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Assembly candidate Q&A: What to do about chronic inebriates?

Anchorage residents will vote on candidates for six open seats on the 11-member Anchorage Assembly at the municipal election on April 1. To give readers a better sense of who they'd be voting for, the Daily News asked each of the 13 hopefuls a series of questions on their backgrounds and on key issues facing the city.

THE CITY HAS A PROBLEM WITH CHRONIC INEBRIATES. WHAT AREN'T WE DOING TO SOLVE THAT PROBLEM THAT WE SHOULD BE DOING? WHAT ARE WE DOING THAT'S SUCCESSFUL?

East Anchorage

• Adam Trombley: We have increased funding for CAP to get them off the street. We have initiated the Housing First Model. However, the State should allocate, as originally designed, the tax revenue from alcohol sales to be spent on rehabilitation programs for addicts

• Mao Tosi: If there is a need for more programs because they are at full capacity then we should provide more programs or staff. Or if there is a program being underutilized then we should connect inebriates to those programs. We should also continue to educate the public on this issue and raise awareness of the effects of alcohol in our community and ensure prevention programs are in place.

• Pete Petersen: The biggest barrier to solving this problem is increasing alcohol treatment programs. Many inebriates want to get sober, but their addiction is too strong to overcome without help. I support dedicating 100% of alcohol tax revenues to alcohol treatment programs.

South Anchorage

• Pete Nolan: Thirty years ago when I was on APD Patrol Division we had a chronic inebriate problem. Thirty years from now we will have a chronic inebriate problem unless we manage to begin instilling the concept of personal responsibility in our children.

• Bill Evans: The biggest shortage is in the area of treatment. Ultimately people have to be responsible for the consequences of their choices and their actions, but we have to ensure that the "opportunity" for treatment is available.

• Bruce Dougherty: The approach of building fences and throwing people in a drunk tank overnight isn't helping. We need to get inebriants off the streets and to treatment when they are open to it. While people complain about the costs, inebriants cost the city and businesses huge sums of money.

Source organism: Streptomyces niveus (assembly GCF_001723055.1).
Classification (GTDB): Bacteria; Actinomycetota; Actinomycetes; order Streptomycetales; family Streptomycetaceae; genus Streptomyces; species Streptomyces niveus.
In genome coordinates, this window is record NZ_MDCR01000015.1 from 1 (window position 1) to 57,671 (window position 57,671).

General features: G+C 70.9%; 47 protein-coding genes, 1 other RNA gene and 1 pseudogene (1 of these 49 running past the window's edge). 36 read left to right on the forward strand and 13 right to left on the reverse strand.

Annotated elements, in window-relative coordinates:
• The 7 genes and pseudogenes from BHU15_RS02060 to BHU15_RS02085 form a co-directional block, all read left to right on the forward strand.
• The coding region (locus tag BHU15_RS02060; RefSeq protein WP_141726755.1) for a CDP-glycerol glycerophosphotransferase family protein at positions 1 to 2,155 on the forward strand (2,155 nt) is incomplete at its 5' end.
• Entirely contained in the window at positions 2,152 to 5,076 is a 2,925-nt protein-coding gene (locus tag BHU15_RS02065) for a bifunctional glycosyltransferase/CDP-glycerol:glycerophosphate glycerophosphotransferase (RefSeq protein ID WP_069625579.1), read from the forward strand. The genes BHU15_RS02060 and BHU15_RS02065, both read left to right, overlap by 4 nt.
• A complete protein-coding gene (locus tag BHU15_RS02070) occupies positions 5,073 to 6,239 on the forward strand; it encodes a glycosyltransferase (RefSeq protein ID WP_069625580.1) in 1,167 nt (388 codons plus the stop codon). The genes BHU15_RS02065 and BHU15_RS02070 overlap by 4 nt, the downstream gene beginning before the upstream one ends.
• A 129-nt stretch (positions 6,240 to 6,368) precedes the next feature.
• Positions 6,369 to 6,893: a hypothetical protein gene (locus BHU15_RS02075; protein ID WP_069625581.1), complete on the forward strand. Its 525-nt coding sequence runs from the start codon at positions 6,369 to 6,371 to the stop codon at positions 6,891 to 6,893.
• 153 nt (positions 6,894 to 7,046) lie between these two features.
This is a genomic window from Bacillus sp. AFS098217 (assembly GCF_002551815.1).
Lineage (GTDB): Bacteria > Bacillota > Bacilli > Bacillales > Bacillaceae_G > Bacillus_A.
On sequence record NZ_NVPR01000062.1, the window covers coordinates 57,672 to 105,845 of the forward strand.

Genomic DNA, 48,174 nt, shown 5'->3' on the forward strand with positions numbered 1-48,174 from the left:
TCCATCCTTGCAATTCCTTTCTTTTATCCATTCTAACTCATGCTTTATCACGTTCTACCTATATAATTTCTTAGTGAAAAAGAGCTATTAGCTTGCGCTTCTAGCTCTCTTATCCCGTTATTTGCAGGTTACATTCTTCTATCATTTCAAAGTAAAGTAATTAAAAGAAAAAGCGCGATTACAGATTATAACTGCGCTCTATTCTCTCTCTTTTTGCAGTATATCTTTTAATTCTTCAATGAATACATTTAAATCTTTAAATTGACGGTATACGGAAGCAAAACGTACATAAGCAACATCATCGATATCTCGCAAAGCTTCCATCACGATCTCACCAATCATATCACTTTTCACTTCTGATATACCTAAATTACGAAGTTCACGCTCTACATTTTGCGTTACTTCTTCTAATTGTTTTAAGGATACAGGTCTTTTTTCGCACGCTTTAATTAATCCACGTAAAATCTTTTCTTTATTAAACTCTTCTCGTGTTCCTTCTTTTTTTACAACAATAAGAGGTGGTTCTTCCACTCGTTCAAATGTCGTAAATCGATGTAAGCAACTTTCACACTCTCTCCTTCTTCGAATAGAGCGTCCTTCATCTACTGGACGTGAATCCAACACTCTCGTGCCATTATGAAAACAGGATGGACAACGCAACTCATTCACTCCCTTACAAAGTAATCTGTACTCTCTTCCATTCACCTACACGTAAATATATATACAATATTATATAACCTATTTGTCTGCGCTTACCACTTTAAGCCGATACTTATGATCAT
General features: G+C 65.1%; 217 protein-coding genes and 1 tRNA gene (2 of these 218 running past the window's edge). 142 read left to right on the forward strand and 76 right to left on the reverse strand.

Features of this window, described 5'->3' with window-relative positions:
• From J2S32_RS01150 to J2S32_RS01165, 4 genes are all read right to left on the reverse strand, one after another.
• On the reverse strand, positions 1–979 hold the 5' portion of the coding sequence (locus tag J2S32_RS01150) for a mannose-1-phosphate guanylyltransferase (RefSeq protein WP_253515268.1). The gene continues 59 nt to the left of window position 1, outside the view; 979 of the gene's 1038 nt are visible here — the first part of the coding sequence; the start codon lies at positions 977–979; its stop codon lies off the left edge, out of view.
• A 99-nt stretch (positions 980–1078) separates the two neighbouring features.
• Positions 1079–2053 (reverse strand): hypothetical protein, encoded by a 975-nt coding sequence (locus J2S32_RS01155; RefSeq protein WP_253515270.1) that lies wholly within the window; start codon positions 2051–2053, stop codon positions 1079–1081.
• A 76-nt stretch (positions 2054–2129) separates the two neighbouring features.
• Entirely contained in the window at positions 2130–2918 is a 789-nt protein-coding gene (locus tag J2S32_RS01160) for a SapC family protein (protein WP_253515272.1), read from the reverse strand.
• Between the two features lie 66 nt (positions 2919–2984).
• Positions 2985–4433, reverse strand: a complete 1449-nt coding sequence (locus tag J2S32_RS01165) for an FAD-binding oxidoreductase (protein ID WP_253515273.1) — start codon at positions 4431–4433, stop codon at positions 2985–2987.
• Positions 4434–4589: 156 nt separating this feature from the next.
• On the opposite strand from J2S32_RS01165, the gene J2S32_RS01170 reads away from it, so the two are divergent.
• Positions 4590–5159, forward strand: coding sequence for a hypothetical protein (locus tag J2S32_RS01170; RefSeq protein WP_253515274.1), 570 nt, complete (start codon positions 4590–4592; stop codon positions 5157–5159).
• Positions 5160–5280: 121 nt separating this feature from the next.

West Anchorage

• Phil Isley: We promote the problem by providing clothes, food, lodging and money for drugs and alcohol without asking for anything in return. When people get everything for nothing, they feel they are worth nothing. To cure the problem, they must get back their self-respect.

• Tim Steele: Karluk Manor is a success for some. Housing first. We need to find a place where people can be safe, warm obtain services and have stability. So they can get treatment if necessary and get help with integration into productive society.

Eagle River-Chugiak

• Bill Starr: We do not seem to provide alternatives other than constant cycle of removing these residents from the street situation and returning them a short time later. When submitted to court action prosecutors do not apply "restripe laws" to I.D's, allowing unchallenged purchases of alcohol. Solutions of engaging the faith community for expanded group living and housing options (especially in cold weather) appears to be working and should be allowed unrestricted year round.

• Sharon GIBBONS: We should be implementing a task force to oversee and encourage continued resolution. WE should look into ways to provide rehabilitation. Alcoholism is a disease that needs medical attention in order to overcome the addiction. What are we doing that's successful? The Community Service Patrol is successful in getting people off the streets. But that is only a temporary solution to an ongoing issue. Services like that of Karluk Manor are creating long lasting positive change.

Midtown

• Elvi Gray-Jackson: This is a community issue and we need to secure funding to have enough programs in place to provide the necessary assistance for these citizens. Housing First-Karluk Manor is a successful program and we need more supportive housing facilities.

Downtown- Mountain View

• Patrick Flynn: Wellness courts are making a positive difference; the lack of treatment remains a problem.

• Mark Martinson: This is a complicated problem related to the state-wide change from a communal society with small towns, to the monetary-based western society of individual rights and related loss of wealth by less-competitive people. Everyone needs some type of home base, and we need to help in providing that basic need. We also need to stop supporting the many downtown events that seem to be an excuse to over-indulge in alcohol, just because it's good for the economy. I would have to look more into what the city is doing before I can answer this question better.Assembly candidates on the issues.

 



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